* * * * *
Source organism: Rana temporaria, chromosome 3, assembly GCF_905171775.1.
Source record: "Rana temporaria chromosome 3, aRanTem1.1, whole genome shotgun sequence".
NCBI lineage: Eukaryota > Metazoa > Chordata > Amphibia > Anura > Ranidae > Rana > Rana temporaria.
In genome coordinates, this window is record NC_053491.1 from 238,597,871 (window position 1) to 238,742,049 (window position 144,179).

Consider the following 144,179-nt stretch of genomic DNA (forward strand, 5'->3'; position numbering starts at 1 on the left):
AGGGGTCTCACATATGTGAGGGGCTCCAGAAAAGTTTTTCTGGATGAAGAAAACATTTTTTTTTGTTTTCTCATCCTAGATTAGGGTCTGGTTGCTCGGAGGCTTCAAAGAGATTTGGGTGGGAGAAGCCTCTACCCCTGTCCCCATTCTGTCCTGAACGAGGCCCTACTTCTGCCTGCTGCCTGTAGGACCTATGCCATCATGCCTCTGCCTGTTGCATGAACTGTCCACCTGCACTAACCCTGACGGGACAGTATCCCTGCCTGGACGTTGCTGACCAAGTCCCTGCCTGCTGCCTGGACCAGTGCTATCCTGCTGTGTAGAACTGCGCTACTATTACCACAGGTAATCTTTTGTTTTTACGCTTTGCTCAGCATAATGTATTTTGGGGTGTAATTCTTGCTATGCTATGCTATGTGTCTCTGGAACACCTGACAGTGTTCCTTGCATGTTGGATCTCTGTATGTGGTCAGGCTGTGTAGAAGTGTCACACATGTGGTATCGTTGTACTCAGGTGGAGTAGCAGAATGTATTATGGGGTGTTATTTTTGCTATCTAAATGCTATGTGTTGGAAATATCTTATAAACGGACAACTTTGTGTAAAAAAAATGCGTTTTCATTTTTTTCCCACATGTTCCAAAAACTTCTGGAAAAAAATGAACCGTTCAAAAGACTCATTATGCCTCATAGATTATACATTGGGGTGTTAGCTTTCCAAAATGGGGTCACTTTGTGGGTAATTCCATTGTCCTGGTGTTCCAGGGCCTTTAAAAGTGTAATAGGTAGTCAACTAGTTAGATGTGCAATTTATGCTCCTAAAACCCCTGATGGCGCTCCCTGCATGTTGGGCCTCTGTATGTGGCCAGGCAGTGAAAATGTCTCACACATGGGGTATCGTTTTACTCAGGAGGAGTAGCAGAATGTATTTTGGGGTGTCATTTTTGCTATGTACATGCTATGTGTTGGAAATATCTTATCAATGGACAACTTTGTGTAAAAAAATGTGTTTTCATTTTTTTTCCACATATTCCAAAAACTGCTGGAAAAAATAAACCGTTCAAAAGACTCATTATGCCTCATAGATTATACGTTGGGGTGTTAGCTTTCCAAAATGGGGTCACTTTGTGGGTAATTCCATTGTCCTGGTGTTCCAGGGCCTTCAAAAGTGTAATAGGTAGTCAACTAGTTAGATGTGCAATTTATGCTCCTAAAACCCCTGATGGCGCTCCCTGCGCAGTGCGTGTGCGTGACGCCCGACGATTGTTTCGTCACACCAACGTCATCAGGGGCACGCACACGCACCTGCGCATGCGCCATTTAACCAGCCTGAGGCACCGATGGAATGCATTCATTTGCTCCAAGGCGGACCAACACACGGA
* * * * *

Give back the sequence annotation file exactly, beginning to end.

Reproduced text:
Source organism: Rana temporaria, chromosome 3, assembly GCF_905171775.1.
Source record: "Rana temporaria chromosome 3, aRanTem1.1, whole genome shotgun sequence".
NCBI lineage: Eukaryota > Metazoa > Chordata > Amphibia > Anura > Ranidae > Rana > Rana temporaria.
In genome coordinates, this window is record NC_053491.1 from 238,597,871 (window position 1) to 238,742,049 (window position 144,179).

Consider the following 144,179-nt stretch of genomic DNA (forward strand, 5'->3'; position numbering starts at 1 on the left):
AGGGGTCTCACATATGTGAGGGGCTCCAGAAAAGTTTTTCTGGATGAAGAAAACATTTTTTTTTGTTTTCTCATCCTAGATTAGGGTCTGGTTGCTCGGAGGCTTCAAAGAGATTTGGGTGGGAGAAGCCTCTACCCCTGTCCCCATTCTGTCCTGAACGAGGCCCTACTTCTGCCTGCTGCCTGTAGGACCTATGCCATCATGCCTCTGCCTGTTGCATGAACTGTCCACCTGCACTAACCCTGACGGGACAGTATCCCTGCCTGGACGTTGCTGACCAAGTCCCTGCCTGCTGCCTGGACCAGTGCTATCCTGCTGTGTAGAACTGCGCTACTATTACCACAGGTAATCTTTTGTTTTTACGCTTTGCTCAGCATAATGTATTTTGGGGTGTAATTCTTGCTATGCTATGCTATGTGTCTCTGGAACACCTGACAGTGTTCCTTGCATGTTGGATCTCTGTATGTGGTCAGGCTGTGTAGAAGTGTCACACATGTGGTATCGTTGTACTCAGGTGGAGTAGCAGAATGTATTATGGGGTGTTATTTTTGCTATCTAAATGCTATGTGTTGGAAATATCTTATAAACGGACAACTTTGTGTAAAAAAAATGCGTTTTCATTTTTTTCCCACATGTTCCAAAAACTTCTGGAAAAAAATGAACCGTTCAAAAGACTCATTATGCCTCATAGATTATACATTGGGGTGTTAGCTTTCCAAAATGGGGTCACTTTGTGGGTAATTCCATTGTCCTGGTGTTCCAGGGCCTTTAAAAGTGTAATAGGTAGTCAACTAGTTAGATGTGCAATTTATGCTCCTAAAACCCCTGATGGCGCTCCCTGCATGTTGGGCCTCTGTATGTGGCCAGGCAGTGAAAATGTCTCACACATGGGGTATCGTTTTACTCAGGAGGAGTAGCAGAATGTATTTTGGGGTGTCATTTTTGCTATGTACATGCTATGTGTTGGAAATATCTTATCAATGGACAACTTTGTGTAAAAAAATGTGTTTTCATTTTTTTTCCACATATTCCAAAAACTGCTGGAAAAAATAAACCGTTCAAAAGACTCATTATGCCTCATAGATTATACGTTGGGGTGTTAGCTTTCCAAAATGGGGTCACTTTGTGGGTAATTCCATTGTCCTGGTGTTCCAGGGCCTTCAAAAGTGTAATAGGTAGTCAACTAGTTAGATGTGCAATTTATGCTCCTAAAACCCCTGATGGCGCTCCCTGCGCAGTGCGTGTGCGTGACGCCCGACGATTGTTTCGTCACACCAACGTCATCAGGGGCACGCACACGCACCTGCGCATGCGCCATTTAACCAGCCTGAGGCACCGATGGAATGCATTCATTTGCTCCAAGGCGGACCAACACACGGA